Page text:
Another way of looking at it is outlined by Matt Yglesias:

I think that most people vastly overrate the President’s ability to influence this kind of thing. But one reason that people overrate it is that presidential candidates encourage unrealistic expectations. Obama didn’t canvass the country saying “I will use my agenda-setting powers to encourage congress to take up comprehensive health reform and then meekly accept whatever the 60th-most-liberal senator is willing to agree to.” Primary candidates competed with one another to offer the most aggressively sound climate change plans instead of acknowledge that this was all wishful thinking and congress would constrain the limits of the possible. Obama in particular encouraged the idea that he could and would deploy his undeniable skills at set-piece speech delivery to cause legislative action.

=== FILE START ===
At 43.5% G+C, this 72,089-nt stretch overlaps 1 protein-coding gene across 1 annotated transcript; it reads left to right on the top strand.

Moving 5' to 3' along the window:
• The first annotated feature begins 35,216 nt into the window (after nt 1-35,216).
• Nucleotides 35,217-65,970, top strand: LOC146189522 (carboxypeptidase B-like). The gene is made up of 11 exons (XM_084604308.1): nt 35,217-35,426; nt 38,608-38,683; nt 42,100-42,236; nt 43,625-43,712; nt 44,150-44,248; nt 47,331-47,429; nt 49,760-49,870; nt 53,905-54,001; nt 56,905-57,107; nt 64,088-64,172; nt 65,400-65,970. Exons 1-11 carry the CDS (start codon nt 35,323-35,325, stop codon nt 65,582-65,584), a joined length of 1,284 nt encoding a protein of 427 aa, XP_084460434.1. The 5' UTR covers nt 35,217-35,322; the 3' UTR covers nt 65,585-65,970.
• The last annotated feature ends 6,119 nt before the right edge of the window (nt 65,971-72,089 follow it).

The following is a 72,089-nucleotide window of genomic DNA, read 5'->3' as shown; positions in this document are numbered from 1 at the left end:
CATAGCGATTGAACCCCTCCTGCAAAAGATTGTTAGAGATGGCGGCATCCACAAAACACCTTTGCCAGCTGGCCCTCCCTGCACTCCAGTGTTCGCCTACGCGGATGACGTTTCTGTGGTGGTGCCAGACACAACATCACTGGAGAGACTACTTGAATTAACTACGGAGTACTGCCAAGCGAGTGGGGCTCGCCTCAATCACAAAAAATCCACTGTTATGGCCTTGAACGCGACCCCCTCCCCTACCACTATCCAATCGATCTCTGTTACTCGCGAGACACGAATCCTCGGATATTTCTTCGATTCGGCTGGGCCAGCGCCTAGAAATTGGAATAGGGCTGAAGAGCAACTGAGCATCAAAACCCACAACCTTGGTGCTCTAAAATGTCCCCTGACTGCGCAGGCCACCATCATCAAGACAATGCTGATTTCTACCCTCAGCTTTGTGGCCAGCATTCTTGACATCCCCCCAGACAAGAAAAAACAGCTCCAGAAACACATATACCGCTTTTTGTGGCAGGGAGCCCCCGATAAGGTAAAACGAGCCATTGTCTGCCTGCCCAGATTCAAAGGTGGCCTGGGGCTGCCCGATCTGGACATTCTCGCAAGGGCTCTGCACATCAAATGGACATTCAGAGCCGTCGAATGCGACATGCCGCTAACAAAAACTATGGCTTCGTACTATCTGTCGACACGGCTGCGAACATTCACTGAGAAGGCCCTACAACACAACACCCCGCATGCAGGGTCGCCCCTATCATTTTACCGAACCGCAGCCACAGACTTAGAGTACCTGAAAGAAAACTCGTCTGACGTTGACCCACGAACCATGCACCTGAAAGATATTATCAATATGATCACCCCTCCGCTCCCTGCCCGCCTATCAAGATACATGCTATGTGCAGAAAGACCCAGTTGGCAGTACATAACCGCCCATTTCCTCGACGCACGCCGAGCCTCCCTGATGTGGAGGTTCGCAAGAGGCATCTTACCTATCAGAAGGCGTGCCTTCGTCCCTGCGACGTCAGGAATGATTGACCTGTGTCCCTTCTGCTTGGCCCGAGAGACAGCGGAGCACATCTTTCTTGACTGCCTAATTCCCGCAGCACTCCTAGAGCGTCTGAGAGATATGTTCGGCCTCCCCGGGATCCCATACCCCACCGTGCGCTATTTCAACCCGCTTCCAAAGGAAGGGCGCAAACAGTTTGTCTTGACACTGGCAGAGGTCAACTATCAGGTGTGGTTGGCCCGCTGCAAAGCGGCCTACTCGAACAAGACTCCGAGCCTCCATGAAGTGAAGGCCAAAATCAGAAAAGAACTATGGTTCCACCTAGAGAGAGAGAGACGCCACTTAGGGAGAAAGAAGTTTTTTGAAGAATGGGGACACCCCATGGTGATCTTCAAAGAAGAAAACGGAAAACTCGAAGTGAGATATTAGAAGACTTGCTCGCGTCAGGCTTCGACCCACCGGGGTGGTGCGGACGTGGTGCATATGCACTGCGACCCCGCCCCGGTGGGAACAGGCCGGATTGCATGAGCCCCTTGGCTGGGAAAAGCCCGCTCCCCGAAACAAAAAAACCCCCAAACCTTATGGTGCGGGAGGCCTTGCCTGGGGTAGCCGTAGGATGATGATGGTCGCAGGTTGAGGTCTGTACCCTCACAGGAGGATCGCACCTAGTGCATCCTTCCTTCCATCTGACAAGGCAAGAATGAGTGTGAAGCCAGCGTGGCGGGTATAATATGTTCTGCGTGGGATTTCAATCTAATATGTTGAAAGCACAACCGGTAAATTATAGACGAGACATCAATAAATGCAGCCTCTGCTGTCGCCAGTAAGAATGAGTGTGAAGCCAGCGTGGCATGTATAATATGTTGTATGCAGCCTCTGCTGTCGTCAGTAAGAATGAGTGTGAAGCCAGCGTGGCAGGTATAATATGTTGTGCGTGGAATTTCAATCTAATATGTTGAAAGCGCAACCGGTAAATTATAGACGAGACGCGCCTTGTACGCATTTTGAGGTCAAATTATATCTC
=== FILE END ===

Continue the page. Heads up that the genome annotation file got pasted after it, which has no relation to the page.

I’ve made the point for some time that the way we act as though Congress simply doesn’t exist, with pretty much every candidate declaring that, “when I’m President, we’re going to get…” obscuring the broader point that these things have to go through Congress, clear the filibuster in the Senate, and so on. And while Matt frames this as the fault of candidates, I don’t really think it is, and all else being equal I think legitimate candidate, anyway, would very much like a campaign that was more reflective of the systemic reality. Rather, I think the problem is pretty much exactly what you see playing out right now; voters want a Presiddent to “lead,” and acknowledging the primacy of Congress doesn’t seem much like leading, especially since most Americans generally don’t much like Congress. So as long as a certain number seemingly legitimate candidates are willing to play along, everyone else is basically forced into the game as well. I mean, imagine the reaction John McCain would have gotten if instead of putting out policy white papers or trying to discuss healthcare or climate matters with Barack Obama he just acknowledged that it was highly unlikely he would be able to pass anything with a Democratic Congress. And that, I think, is te fault of a political media who, largely ignorant of the way American government works, plays along with the charade instead of putting on the brakes and trying to inform their viewers, because arguments between Presidential candidates that are presented as being crucial make for better television I guess.